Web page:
Undercuts in Plastic, 2 of 3.

A little sacrifice to get the job done.



10/17/20233 min read

Last time we talked about undercuts and how plastic part designers avoid having them and how they sometimes add them intentionally. Then there are times when they are necessary and can’t be avoided. A common example is a cap or cover, such as the one for the highlighter sitting on my desk. Recalling from the previous post, small undercuts like that are not much of a problem. However, as the undercuts grow, so do the difficulties.

One frequent problem of larger undercuts is that while it may be ejecting off the core without trouble, the undercut feature is deformed. If the undercut is part of a snap fit, the deformation will likely negatively affect performance. Let’s assume your molder has tried multiple process variations and polishing the features differently. Maybe you even tried different materials but still you don’t have a good part. You might be so frustrated that you would give your left pinky to get the thing to work.

I am happy to say that you don’t have to sacrifice anything but something might have to make a sacrifice. For a counter intuitive solution, make additional undercuts but put them next to the existing ones. The trick is for these new undercuts to have a slightly steeper angle and greater depth than the one on the good features. Since it has a shallower angle, the plastic on the good features move away from the steel of the mold. The greater depth then keeps the steel away from the feature. That way, the good feature is not deformed and retains its desired shape.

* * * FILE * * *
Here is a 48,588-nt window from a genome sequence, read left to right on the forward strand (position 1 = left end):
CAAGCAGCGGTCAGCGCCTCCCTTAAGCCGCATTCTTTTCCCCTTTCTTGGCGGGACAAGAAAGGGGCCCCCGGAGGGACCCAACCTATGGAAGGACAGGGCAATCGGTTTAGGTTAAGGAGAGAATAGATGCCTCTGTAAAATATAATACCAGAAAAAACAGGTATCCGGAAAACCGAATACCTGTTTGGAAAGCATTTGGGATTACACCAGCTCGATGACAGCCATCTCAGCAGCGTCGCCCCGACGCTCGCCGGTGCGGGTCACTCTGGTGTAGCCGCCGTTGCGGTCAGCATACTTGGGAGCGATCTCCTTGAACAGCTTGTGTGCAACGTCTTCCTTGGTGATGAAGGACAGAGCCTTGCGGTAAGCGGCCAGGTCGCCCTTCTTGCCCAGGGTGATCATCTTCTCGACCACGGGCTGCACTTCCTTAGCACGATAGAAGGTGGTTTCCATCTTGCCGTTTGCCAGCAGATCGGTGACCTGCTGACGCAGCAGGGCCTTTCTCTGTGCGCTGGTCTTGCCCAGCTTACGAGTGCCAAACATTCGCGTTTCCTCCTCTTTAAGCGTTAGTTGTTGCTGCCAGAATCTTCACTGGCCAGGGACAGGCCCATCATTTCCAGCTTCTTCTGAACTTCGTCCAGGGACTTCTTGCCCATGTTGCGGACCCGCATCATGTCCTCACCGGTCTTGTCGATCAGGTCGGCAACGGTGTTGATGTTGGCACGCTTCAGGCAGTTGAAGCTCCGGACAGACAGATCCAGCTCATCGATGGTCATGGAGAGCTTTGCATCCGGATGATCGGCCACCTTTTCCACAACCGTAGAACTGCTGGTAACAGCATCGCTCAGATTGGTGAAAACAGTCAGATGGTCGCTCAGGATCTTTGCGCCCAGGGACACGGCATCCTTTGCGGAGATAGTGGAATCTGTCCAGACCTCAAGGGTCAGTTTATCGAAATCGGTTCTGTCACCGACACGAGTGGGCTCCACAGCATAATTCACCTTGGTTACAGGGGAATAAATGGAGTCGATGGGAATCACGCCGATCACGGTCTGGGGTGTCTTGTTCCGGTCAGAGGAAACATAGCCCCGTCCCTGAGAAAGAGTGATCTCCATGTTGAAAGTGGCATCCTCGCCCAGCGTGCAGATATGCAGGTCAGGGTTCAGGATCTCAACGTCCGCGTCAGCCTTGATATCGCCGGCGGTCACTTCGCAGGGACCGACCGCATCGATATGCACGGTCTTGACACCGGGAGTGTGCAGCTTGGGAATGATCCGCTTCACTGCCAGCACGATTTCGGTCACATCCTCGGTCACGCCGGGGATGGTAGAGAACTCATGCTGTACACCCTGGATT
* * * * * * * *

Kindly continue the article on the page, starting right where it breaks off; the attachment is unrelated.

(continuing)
Some pictures to help understand. The first picture shows a blue part and a grey mold core. Note the different angles and heights of the undercuts. The lower one is the good rib and the upper is the sacrificial one. For clarity, they are shown on top of each other but ideally they would be next to each other in the other direction. The middle picture shows just after ejection has started. See that the steel and the part are no longer in contact at the good rib, protecting it from damage. In the last image, see that the steel is still not touching the good rib so that its shape should not be damaged. The sacrificial rib will probably be very deformed but you don’t care because it did its job.

Talk to your molder and mold maker about the best way to implement this solution so that you can get good parts. Finally, it is probably a good idea to put somewhere on the drawing or inspection sheet that the sacrificial ribs can be deformed so that an inspector does not reject what might look like a bad part.

The third in the series will talk about a way to avoid some undercuts. It was a life saver one time.

Other posts in this series Part 1 Part 3a Part 3b Part 4